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Notley's Case for Pipelines Shows an NDP Divided

Alberta premier's convention speech argues that climate action and industry can coexist.

By Samantha Power 9 Apr 2016 | TheTyee.ca

Samantha Power is an Edmonton-based journalist and has worked as a reporter/producer at the current affairs show Alberta Primetime. Her writing appears in Vue Weekly where she served as news editor. Find her on Twitter @samantha_power.

As New Democrat leader Tom Mulcair faces a leadership review at the party's convention this weekend, his biggest competition may be the premier of the host province.

Alberta Premier Rachel Notley's speech to convention Saturday galvanized a contingent of western New Democrats, making the case that it's possible to have a thriving energy sector while also taking a progressive approach to climate change.

And she made a plea to New Democrats across the country not to turn their backs on her province's energy industry.

"I am asking you to leave here more persuaded than perhaps some of us have been that it is possible for Canada to have a forestry industry, an agriculture industry, a mining industry and -- yes -- an energy industry... while being world leaders on the environment," Notley said.

It was a rousing speech that echoed the energy of Notley's momentous May 2015 win, and a change of pace following a number of sombre and reflective sessions earlier in the weekend on the party's dismal 2015 federal election results.

In her speech, Notley framed Alberta as an example of a pragmatic, progressive route the federal party could follow in the future.

She said the Alberta New Democrats campaigned on a progressive platform and then implemented it after being elected, listing off the change from a flat tax to progressive, the removal of corporate party donations, and the investment of $34 billion into infrastructure.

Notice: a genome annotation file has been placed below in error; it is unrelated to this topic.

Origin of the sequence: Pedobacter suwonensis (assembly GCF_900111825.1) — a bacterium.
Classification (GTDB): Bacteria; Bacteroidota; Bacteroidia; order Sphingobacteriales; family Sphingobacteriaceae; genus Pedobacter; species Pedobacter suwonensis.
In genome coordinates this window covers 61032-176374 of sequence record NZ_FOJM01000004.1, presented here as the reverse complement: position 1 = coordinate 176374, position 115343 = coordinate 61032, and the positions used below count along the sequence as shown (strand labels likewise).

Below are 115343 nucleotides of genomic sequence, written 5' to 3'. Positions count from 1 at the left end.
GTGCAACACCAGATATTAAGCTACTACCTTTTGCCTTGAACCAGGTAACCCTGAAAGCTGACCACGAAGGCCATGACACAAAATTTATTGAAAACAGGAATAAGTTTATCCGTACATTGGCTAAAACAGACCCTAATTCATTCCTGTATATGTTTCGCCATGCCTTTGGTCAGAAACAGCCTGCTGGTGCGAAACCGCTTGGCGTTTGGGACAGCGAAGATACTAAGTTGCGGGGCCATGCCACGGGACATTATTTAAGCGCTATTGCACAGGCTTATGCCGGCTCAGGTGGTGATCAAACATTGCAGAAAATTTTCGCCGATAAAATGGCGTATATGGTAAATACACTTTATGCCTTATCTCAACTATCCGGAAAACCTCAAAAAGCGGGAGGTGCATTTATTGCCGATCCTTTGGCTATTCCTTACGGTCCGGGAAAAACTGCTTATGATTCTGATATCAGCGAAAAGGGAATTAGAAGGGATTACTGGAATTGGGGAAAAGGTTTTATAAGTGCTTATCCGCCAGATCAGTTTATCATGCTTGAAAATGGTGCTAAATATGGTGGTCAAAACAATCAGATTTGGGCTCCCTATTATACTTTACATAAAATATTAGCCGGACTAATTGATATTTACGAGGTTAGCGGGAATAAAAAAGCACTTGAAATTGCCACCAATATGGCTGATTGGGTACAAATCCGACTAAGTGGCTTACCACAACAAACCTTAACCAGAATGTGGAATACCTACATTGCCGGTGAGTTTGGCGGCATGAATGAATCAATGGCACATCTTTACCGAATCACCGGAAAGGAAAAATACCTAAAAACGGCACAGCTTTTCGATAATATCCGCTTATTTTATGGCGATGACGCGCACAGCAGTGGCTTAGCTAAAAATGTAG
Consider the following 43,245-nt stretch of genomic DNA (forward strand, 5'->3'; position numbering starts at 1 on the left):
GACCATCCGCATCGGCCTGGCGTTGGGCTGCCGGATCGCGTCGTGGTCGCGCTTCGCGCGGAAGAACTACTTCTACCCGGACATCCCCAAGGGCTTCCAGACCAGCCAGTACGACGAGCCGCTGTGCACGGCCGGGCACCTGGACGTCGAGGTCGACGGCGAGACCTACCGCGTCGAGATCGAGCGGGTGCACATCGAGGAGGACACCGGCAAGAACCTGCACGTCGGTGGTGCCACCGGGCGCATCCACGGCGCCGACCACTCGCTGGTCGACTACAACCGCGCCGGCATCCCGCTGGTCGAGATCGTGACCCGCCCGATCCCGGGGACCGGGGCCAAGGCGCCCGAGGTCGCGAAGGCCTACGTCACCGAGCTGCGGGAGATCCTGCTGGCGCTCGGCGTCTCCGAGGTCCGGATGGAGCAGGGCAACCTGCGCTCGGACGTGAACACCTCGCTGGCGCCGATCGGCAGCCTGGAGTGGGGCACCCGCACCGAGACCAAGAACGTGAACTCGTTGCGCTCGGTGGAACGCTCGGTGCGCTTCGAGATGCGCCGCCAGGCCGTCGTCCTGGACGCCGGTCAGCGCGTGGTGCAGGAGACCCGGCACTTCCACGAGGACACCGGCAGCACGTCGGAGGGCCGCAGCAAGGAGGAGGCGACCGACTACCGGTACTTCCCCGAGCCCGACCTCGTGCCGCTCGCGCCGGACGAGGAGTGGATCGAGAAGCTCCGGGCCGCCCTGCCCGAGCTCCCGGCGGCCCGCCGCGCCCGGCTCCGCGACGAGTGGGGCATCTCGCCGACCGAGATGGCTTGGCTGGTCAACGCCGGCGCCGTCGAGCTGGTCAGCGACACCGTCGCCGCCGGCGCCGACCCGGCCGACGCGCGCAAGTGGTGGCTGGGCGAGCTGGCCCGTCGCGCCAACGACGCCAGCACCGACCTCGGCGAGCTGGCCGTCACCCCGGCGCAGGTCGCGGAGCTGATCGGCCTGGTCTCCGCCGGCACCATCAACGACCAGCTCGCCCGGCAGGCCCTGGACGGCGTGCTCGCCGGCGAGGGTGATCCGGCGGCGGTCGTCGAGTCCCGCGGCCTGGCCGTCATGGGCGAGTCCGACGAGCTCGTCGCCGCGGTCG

She reaffirmed her commitment to implementing a $15 minimum wage and her dedication to public services, health care and education by removing the $1.5 billion in cutbacks the Conservatives had planned in the wake of a low price of oil.

But the speech also delineated some clear tensions and challenges for the federal NDP ahead.

"In electing a progressive NDP government last spring, the people of Alberta took away one of your favourite enemies," Notley said. "There's no climate-change denying, science-muzzling, regressive Tory government here anymore."

A difficult debate

The party is now caught in a difficult debate over the energy sector and progressive climate solutions, with the presence of 350 Alberta delegates at convention and a vocal provincial New Democrat government caught with unemployed Albertans in the resource sector.

The challenge was demonstrated in the divided reaction from delegates when Notley uttered one word: pipelines.

As the premier made her argument that her province needs pipeline construction to put hard-luck Albertans back to work, around half the delegates opted to sit, while others stood in applause.

It's a debate that has snaked its way into this convention held in the heartland of Canada's resource sector. Tomorrow, delegates will face the question of if and how to support the Leap Manifesto, a sweeping strategy for climate action that Environment Minister Shannon Phillips on Friday called a "betrayal" of Albertans who voted for Notley's New Democrats.

The difficult situation that Alberta's NDP government faces -- 60,000 people laid off in the resource sector in 2015, coupled with pressure to implement climate change solutions -- came as a surprise to some delegates from across the country.

"As an Ontarian, coming here and learning more about what's going on here in the prairies has been beneficial," said Ben Diaz, a delegate from Ottawa.

Diaz said conversations with prairie representatives on how the question of LEAP affects the Notley government has given him pause on the manifesto he was ready to support.

"What happened here with now Premier Notley has given the party an opportunity to reflect on the prairies and how they fit in the larger party, and the voice they have on some of our policies," Diaz said.

Deputy Premier Sarah Hoffman said she's hopeful the convention will show delegates the challenges that the Notley government faces, and said that Edmonton is a good place to host these discussions.

"People east of Ontario don't necessarily hear what we're doing out here in Alberta," Hoffman said. "Hopefully the 4.4 million people here are a little less strange" to New Democrats across Canada, she said.  [Tyee]

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